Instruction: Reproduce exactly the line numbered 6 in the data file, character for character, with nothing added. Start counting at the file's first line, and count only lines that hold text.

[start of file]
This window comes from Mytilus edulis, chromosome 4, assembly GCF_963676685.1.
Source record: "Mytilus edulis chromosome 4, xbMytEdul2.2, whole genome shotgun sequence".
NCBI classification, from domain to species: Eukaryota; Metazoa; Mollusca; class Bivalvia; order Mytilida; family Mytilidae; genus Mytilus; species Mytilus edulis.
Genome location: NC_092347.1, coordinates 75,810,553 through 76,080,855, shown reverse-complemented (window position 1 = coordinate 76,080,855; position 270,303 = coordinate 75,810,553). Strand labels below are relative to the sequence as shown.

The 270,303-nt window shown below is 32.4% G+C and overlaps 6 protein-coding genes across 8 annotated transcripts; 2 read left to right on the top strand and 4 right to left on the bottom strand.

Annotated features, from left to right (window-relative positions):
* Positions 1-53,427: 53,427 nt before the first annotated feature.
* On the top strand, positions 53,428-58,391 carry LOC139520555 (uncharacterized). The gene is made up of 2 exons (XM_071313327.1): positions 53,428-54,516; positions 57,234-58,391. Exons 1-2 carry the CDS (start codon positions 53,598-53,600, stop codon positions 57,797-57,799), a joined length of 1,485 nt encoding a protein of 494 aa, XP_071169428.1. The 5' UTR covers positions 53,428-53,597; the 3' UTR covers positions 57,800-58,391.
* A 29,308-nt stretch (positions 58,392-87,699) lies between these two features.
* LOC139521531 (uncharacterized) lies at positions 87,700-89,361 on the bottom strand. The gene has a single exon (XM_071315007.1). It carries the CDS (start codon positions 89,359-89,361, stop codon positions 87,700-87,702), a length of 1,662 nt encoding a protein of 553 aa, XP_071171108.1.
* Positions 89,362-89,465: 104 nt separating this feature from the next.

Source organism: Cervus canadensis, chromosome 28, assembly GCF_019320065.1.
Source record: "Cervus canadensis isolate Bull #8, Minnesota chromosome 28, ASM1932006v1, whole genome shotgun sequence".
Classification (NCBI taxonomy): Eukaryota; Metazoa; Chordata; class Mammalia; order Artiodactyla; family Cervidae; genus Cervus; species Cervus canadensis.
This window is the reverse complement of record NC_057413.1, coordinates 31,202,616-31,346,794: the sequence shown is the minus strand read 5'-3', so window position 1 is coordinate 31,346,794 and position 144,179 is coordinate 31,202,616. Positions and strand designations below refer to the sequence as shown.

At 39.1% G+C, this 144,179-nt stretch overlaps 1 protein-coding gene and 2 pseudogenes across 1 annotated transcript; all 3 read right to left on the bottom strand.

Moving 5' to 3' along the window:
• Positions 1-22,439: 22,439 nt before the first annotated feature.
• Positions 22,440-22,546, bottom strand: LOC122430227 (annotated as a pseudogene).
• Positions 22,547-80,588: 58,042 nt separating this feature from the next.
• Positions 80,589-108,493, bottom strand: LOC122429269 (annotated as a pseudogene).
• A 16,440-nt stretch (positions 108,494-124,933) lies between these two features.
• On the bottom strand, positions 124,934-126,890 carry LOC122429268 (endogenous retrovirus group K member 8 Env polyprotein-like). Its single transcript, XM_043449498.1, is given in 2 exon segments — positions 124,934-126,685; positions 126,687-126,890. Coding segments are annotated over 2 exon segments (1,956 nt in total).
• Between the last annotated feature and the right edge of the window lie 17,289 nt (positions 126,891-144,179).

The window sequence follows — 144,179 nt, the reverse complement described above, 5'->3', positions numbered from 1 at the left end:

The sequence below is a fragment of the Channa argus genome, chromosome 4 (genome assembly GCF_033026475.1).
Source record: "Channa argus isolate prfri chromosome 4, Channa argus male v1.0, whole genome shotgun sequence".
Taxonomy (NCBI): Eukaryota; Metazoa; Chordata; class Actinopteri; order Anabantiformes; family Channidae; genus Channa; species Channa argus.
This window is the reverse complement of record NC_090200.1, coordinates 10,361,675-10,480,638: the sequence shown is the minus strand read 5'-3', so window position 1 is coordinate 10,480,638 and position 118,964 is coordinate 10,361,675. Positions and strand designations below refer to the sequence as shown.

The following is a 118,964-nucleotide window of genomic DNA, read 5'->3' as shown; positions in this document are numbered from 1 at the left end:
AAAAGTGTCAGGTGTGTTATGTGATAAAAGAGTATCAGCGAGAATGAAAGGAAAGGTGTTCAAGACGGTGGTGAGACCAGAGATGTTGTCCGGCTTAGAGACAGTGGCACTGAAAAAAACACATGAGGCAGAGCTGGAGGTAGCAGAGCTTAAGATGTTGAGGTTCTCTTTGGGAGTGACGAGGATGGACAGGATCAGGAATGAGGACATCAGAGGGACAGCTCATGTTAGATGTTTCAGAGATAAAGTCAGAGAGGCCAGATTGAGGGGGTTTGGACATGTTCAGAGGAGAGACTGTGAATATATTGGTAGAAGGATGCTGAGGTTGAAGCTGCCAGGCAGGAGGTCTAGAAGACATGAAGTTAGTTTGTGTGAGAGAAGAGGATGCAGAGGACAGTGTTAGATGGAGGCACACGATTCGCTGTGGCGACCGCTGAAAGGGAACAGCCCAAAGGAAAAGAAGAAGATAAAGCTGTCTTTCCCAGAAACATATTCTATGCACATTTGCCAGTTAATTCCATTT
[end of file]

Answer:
Annotated features, from left to right (window-relative positions):